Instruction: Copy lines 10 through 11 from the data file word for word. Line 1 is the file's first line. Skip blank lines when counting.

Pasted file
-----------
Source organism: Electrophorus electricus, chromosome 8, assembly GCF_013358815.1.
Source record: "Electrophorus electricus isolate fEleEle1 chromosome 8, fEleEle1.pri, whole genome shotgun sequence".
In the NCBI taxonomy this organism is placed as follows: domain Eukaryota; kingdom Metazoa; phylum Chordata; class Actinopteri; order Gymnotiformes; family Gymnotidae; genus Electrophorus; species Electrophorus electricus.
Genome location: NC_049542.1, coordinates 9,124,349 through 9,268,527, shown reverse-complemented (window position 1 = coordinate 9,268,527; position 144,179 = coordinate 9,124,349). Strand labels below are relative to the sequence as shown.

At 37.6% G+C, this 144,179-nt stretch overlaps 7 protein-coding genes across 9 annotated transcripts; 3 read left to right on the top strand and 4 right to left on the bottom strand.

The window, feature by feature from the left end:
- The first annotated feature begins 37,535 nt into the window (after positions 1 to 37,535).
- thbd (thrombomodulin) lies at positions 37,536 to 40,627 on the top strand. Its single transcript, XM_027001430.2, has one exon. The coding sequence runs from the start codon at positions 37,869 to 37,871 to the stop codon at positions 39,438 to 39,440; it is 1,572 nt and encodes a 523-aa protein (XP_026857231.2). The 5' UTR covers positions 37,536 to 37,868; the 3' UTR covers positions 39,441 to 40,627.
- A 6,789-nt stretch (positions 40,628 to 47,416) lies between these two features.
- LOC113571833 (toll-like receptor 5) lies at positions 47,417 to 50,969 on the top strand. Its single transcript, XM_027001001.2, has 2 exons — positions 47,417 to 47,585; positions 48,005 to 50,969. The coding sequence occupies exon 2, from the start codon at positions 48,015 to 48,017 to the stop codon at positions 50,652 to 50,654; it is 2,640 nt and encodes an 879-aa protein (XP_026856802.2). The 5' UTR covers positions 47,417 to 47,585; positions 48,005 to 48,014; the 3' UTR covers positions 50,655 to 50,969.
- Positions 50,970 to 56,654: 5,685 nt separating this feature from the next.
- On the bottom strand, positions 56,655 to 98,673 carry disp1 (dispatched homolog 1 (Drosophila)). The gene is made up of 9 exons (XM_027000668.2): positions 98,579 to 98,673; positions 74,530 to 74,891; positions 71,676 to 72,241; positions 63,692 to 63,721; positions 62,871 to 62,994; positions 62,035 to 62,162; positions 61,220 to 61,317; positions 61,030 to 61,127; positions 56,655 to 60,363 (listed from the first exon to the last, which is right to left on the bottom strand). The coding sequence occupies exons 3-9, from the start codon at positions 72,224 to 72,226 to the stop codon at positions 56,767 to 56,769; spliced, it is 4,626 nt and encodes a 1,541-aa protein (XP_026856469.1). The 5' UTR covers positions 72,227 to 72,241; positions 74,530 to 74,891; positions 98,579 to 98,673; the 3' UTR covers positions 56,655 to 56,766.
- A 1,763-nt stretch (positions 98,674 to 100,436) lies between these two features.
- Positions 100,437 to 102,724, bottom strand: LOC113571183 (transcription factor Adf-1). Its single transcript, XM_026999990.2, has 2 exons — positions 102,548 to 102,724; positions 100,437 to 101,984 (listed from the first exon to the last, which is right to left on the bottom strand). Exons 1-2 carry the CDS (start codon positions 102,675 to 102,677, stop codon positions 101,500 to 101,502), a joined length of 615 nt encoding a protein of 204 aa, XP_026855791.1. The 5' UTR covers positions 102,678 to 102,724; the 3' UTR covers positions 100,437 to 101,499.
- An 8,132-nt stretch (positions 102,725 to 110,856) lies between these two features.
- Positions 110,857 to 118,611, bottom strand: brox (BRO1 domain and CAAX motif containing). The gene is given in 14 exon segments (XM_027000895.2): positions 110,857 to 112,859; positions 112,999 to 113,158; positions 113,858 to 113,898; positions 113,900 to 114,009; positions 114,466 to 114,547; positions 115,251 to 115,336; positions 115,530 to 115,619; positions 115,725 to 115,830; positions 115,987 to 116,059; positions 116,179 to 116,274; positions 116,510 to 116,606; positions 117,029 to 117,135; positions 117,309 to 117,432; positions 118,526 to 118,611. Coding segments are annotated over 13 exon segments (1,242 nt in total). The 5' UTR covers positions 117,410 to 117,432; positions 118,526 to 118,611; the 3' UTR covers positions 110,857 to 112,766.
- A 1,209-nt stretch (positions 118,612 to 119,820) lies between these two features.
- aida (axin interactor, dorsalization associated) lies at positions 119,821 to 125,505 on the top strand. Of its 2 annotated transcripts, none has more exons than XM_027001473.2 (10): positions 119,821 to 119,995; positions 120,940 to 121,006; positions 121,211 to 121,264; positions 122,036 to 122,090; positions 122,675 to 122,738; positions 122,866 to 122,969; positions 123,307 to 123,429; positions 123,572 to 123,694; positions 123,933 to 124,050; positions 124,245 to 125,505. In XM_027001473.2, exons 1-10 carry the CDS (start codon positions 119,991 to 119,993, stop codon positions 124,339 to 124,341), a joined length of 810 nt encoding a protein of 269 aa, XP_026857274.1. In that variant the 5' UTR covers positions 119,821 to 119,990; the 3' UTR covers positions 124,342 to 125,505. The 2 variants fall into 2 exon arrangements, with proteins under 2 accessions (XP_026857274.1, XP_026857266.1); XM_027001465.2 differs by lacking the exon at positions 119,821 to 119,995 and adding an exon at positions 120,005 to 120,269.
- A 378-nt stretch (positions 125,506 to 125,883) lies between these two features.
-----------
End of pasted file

- LOC113571833 (toll-like receptor 5) lies at positions 47,417 to 50,969 on the top strand. Its single transcript, XM_027001001.2, has 2 exons — positions 47,417 to 47,585; positions 48,005 to 50,969. The coding sequence occupies exon 2, from the start codon at positions 48,015 to 48,017 to the stop codon at positions 50,652 to 50,654; it is 2,640 nt and encodes an 879-aa protein (XP_026856802.2). The 5' UTR covers positions 47,417 to 47,585; positions 48,005 to 48,014; the 3' UTR covers positions 50,655 to 50,969.
- Positions 50,970 to 56,654: 5,685 nt separating this feature from the next.